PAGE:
The 2012 Presidential election could boil down to one very important issue; coal, says Foreign Policy.
Mitt Romney and the U.S. coal industry are engaged in a very public love affair. In August, the Republican candidate stood on a stage in Ohio and condemned Barack Obama's "war on coal," backed by a group of beefy, safety-helmeted men who looked like they just stomped out of a coal mine. Those miners later appeared in one of Romney's two September ads focused on coal, the "way of life" that, in his telling, Obama is ruthlessly attempting to crush.
"By the way," Romney said in his first debate with Obama, lest America miss the point, "I like coal!"
That was Oct. 3. On Oct. 4, coal stocks soared. On Friday, Romney was in Abingdon, Virginia, holding a "Coal Country" rally, proclaiming, "I don't believe in putting our coal under the ground forever." (Was that one of Obama's shovel-ready projects?)
If it feels like he's trying too hard, it's probably because Romney is not a natural fit for the industry's affections. When he was governor of Massachusetts, Romney signed a climate change plan, supported clean-energy startups, and famously went after a coal plant that was shirking pollution controls, saying, "I will not create jobs or hold jobs that kill people. And that plant kills people." (In one of its most cynical maneuvers, the Obama campaign has run ads attacking Romney for making this eminently defensible point.)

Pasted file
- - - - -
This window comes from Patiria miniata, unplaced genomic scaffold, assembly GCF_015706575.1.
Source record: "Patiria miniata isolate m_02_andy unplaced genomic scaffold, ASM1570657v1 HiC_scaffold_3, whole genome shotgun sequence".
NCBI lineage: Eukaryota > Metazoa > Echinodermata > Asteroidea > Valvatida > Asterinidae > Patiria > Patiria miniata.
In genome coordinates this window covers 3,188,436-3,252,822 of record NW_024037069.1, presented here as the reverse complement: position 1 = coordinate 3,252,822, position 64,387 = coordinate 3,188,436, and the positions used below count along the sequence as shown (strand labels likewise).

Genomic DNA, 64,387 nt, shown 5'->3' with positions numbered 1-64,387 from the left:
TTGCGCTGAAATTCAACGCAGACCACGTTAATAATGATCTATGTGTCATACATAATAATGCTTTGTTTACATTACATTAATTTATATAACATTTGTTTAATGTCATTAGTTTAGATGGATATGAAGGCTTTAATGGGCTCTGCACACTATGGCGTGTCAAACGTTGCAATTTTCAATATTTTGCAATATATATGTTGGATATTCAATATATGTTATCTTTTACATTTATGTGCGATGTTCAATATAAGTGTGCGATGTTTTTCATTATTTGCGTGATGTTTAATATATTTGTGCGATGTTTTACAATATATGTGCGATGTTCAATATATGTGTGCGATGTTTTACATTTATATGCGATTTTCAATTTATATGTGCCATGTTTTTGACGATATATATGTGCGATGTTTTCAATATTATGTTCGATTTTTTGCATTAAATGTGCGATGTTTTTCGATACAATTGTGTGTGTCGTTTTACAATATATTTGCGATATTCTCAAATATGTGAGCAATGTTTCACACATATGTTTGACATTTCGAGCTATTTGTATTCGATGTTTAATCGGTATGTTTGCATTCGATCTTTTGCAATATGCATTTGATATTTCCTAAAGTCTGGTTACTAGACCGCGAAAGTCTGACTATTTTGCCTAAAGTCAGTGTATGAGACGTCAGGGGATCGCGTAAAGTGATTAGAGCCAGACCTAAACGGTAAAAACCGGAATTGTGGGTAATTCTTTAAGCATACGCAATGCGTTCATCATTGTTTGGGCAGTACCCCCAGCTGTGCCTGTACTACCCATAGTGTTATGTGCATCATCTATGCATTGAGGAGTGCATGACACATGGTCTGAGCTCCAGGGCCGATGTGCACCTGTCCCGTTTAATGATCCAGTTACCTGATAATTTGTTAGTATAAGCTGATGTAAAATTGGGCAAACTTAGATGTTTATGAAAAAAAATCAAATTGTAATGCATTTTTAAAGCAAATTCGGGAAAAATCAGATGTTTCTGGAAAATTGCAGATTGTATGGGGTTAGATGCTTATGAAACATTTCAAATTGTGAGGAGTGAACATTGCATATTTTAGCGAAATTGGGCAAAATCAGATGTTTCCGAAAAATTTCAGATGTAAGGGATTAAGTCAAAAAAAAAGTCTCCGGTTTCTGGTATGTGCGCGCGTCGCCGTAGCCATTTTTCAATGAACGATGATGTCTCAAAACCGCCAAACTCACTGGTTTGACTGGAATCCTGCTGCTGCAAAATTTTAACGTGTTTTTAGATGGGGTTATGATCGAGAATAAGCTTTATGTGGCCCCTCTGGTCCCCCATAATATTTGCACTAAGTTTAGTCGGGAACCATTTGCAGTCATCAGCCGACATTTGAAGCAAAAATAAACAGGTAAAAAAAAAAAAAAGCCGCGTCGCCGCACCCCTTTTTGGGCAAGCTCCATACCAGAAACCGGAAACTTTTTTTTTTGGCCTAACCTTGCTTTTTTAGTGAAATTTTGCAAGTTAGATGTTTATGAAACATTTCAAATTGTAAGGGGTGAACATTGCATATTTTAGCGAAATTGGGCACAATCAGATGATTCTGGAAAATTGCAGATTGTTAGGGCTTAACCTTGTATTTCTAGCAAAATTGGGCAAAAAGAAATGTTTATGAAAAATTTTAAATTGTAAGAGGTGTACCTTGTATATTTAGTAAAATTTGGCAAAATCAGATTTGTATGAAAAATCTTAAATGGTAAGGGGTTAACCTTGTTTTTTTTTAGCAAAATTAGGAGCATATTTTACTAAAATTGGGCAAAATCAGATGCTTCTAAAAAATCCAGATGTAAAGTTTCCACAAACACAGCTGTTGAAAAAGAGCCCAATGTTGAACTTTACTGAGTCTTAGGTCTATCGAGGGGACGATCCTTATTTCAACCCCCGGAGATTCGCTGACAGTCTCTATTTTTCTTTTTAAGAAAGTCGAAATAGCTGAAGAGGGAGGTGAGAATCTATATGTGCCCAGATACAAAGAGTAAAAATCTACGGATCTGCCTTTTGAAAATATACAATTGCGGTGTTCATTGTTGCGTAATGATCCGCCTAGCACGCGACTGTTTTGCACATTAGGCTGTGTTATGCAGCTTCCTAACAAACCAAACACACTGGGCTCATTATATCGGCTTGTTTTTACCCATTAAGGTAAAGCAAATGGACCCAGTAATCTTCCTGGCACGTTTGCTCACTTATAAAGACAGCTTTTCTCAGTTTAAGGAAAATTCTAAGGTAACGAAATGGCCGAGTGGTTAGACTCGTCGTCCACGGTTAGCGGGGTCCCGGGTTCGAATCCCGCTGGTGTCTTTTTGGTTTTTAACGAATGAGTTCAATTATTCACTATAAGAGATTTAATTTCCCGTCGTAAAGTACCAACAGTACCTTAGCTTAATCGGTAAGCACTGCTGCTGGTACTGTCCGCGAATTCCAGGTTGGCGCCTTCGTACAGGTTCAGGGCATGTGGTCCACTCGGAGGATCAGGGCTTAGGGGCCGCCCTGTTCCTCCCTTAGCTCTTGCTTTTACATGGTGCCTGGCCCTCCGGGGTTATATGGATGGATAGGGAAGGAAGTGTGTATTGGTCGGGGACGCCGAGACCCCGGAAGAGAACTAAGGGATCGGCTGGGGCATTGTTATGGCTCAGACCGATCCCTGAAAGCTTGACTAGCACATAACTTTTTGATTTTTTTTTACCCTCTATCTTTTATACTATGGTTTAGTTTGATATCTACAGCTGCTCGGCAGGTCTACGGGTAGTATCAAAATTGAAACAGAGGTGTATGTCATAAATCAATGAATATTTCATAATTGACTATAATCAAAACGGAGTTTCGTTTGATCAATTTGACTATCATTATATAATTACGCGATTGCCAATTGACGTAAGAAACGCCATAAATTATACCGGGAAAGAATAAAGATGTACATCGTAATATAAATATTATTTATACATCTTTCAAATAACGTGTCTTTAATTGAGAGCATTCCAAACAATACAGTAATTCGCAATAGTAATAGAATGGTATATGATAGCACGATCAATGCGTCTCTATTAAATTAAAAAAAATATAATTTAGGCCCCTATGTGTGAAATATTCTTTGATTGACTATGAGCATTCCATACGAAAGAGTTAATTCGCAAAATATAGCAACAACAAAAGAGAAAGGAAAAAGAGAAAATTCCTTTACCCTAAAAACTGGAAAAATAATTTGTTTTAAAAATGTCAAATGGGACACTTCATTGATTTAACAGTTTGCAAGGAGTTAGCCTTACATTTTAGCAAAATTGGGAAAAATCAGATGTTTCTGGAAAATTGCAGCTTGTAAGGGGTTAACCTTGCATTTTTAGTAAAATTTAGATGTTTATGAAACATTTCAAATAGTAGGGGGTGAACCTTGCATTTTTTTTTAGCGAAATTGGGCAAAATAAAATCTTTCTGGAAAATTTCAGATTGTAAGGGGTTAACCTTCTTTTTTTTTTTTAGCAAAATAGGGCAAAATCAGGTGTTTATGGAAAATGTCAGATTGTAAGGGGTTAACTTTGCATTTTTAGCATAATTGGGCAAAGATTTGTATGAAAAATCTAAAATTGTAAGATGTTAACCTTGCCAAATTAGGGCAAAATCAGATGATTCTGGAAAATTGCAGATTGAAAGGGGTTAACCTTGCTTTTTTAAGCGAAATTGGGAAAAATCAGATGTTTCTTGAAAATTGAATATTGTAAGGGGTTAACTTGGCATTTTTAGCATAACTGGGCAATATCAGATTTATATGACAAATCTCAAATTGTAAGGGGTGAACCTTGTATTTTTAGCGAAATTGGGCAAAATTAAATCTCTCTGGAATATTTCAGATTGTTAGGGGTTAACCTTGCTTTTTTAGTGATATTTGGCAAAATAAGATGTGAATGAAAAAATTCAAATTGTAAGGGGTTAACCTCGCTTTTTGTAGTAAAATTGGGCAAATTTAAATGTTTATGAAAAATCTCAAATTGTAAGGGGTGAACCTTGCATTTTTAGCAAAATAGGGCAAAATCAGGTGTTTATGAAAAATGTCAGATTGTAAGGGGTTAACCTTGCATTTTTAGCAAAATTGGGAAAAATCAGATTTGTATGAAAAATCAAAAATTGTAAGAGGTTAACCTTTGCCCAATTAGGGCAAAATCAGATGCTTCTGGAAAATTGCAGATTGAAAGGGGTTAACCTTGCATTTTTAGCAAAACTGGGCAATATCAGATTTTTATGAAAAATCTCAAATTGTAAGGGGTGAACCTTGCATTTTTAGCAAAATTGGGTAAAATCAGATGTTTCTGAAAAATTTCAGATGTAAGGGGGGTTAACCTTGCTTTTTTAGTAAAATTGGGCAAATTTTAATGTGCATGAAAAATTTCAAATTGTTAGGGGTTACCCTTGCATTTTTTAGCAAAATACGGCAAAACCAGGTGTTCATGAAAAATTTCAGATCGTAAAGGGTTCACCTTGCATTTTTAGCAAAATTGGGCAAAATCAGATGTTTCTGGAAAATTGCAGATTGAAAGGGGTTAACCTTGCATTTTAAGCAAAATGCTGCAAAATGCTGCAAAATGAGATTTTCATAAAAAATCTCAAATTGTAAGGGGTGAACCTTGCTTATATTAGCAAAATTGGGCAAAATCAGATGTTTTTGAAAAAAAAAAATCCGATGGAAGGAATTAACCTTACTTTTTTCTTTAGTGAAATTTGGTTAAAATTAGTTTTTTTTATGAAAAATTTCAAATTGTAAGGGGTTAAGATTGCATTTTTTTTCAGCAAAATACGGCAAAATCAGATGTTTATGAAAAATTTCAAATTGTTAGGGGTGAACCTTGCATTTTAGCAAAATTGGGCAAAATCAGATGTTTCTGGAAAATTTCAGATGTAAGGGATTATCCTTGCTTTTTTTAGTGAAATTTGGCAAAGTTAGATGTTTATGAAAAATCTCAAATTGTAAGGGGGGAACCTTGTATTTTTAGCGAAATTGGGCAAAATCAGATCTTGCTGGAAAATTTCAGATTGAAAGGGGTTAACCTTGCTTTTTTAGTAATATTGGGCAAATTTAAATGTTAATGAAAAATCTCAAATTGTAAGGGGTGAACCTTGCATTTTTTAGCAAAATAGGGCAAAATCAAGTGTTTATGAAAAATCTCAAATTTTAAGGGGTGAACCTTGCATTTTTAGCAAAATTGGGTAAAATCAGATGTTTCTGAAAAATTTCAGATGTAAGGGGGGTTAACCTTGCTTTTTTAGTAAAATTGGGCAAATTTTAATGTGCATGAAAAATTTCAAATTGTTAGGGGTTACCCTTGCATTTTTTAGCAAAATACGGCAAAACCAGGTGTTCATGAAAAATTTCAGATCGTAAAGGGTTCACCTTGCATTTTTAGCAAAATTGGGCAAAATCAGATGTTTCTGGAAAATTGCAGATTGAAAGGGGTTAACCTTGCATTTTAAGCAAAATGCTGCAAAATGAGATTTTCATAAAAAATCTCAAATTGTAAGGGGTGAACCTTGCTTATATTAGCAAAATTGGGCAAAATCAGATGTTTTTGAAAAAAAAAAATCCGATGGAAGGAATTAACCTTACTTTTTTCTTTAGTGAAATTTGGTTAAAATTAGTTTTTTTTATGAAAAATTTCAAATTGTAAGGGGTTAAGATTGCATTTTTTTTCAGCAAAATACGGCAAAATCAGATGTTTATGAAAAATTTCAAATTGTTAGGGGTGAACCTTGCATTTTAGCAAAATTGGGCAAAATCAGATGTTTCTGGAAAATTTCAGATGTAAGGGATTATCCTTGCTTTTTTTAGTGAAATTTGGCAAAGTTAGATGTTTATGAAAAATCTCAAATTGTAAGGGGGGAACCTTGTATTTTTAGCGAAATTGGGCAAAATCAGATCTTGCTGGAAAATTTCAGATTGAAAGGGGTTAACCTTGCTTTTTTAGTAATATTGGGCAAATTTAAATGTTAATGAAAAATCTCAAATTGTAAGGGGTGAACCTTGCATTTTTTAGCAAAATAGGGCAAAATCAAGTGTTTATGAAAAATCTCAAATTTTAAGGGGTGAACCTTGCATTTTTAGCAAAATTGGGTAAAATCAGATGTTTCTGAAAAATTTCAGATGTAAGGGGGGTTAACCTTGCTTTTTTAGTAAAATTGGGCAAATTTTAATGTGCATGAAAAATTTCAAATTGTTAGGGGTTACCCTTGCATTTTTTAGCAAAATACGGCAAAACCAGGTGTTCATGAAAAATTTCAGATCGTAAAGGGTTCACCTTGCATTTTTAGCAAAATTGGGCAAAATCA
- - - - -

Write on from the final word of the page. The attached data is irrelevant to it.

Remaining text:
Now, however, Romney needs coal's love, and badly. Coal jobs and cheap coal electricity are important to several of the swing states upon which the election hinges, most especially Ohio, which may single-handedly decide the race. It's not enough for coal fans to be upset with Obama; Romney needs them actively working on his behalf.